On Wednesday, July 8, 2015, the New York Stock Exchange reported “technical issues” that forced it to shut down operations for part of the day. For over three hours, people all over the United States and the world were unable to trade securities on the exchange, in an unprecedented interruption that spread panic across the investment community. Ominously, a message on the social media service Twitter had been posted the day before, credited to the loosely federated but technologically savvy group Anonymous, “hoping” that the following day would be a bad one for Wall Street. On the morning of July 8, Anonymous tweeted again, this time calling for a protest in front of the New York Stock Exchange at 5 PM that day.
There has been no direct evidence suggesting that the shutdown was caused by Anonymous (or anyone claiming affiliation with it), and authorities – including the Department of Homeland Security and the New York Stock Exchange itself – are adamant that the incident was not related to cyber terrorism at all. The official report states that customers began experiencing difficulties between their gateways and the trading unit early Wednesday morning, due to a new software program that had been installed on the computers of the NYSE. This problem was immediately addressed in an update by the time the Exchange opened its doors that day, but that update was poorly coded and exacerbated rather than ameliorated the issues. By 11:30, officials at the Exchange chose to temporarily shut down trading until the problems could be resolved, and flow resumed normally after 3:30 PM that day.
There are at least two ominous coincidences that make this incident especially chilling, even with the official reassurances. On the same day as the New York Stock Exchange outage, United Airlines suspended all of its flights for an hour and a half due to what it called a “router issue” that “degraded network connectivity for various applications.” Also on Wednesday, the Wall Street Journal’s website suffered intermittent difficulties throughout the day. It was enough of a confluence of events that one United States Senator, Barbara Mikulsky of Maryland, remarked “I don’t believe in coincidences,” to FBI Director James Comey. Again, all evidence indicates these were not malicious attacks but software failures, but with bona fide hackings like those at the Office of Personnel Management and the large corporation Sony in recent memory, it’s easy to get a little jumpy.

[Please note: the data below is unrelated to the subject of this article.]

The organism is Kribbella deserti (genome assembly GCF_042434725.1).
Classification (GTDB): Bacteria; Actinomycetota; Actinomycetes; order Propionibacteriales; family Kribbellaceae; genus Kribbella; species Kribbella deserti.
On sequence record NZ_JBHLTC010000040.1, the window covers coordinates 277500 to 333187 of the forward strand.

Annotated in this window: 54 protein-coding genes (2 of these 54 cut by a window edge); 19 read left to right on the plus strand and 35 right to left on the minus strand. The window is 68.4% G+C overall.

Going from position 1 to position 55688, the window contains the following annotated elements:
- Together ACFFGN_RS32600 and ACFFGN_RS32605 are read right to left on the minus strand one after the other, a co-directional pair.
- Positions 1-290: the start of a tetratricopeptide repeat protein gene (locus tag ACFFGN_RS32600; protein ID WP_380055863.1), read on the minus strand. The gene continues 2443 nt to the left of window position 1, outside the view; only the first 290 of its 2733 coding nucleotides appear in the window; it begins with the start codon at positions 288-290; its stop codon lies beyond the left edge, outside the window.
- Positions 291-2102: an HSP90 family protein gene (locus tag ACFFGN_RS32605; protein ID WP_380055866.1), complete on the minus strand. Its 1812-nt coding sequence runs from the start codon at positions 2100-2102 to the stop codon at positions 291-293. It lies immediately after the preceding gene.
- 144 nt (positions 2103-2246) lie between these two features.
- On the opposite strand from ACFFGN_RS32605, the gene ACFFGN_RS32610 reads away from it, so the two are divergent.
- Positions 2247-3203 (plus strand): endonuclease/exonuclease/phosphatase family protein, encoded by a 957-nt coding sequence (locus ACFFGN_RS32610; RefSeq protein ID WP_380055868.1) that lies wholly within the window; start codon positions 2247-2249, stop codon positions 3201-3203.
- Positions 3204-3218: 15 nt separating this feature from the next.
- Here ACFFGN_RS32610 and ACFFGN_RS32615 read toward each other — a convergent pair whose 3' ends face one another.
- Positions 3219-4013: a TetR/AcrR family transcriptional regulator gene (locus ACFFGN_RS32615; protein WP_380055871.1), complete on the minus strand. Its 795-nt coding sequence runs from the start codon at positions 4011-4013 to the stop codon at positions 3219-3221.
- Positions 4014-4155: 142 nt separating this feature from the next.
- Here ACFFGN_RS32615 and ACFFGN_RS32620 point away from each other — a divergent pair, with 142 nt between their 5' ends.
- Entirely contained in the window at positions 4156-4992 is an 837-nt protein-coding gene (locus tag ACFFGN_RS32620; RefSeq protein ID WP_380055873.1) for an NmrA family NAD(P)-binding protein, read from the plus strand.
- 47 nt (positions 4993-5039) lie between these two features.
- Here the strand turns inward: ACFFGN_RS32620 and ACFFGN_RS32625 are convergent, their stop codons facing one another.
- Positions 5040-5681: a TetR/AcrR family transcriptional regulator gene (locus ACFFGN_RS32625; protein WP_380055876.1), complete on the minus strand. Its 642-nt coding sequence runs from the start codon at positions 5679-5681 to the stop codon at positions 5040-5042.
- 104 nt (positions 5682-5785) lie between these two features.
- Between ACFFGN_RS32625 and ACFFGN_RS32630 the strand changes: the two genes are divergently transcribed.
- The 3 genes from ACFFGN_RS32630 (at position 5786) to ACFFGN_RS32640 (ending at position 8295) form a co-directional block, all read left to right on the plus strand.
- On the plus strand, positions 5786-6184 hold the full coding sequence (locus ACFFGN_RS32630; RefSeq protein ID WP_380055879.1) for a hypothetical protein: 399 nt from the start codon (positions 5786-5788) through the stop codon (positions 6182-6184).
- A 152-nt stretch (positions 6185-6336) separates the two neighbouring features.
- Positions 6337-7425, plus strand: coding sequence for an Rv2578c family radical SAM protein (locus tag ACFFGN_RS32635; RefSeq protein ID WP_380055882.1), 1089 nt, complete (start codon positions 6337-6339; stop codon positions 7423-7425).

And cyber security firms have already stepped up to the plate to explain that that’s exactly what’s happening. Dave Chronister of Parameter Security, for instance, said it’s of little consequence that Wednesday’s interruptions weren’t real hacks because of people’s fears that such a thing could easily happen. “We’re in a hypersensitive time right now where everybody’s worried about the malicious attacker, but the chances are you’re going to have a lot more incidents like [those Wednesday] than actual attacks,” he said. “These were security incidents. The systems went down. It didn’t matter that it wasn’t an attack.”
Of course, the difficulties encountered by United Airlines and the Wall Street Journal were drowned out that Wednesday by the fear and anxiety generated over the fact that the New York Stock Exchange wasn’t accepting securities trade orders for over three hours. It’s important to put that incident in perspective. While definitely a major one, the NYSE is one stock exchange out of many around the world. People whose efforts to trade on it were frustrated Wednesday had no trouble buying and selling somewhere else, and globally, the flow of securities traffic effectively went on as normal – except for the fact that people were frightened, wondering whether a cyber attack was underway in New York. But other than upsetting traders, the actual impact was minimal.
That’s not to say that large-scale stock exchange outage couldn’t happen, however, and if it did, the results would be catastrophic for the global economy. If no one around the world were able to trade securities for even an entire day, for example, billions of dollars would be lost in unrealized capital gains alone.
But we all know from whence the real fallout would come. All we have to do is look at how worried people got on Wednesday, when it turned out that nothing major was really wrong. Imagine if there were cause to believe that a terrorist attack had frozen the world marketplace. There would be financial panic on a scale that would put the Great Depression’s Black Tuesday to shame. Many people have a majority of their life savings invested in the stock markets; a complete inability to access those assets could easily lead to a global run on banks, which could collapse major economies around the world. Even if trading resumed after a day, there’s no guarantee that people’s fears would subside. Confidence could be lost in the market, leading to further instabilities.
With these kinds of stakes, the need for effective cyber security is clear. Computerization has become the Achilles’ heel of modern human society, and protecting that vulnerability is paramount as we enter into the future.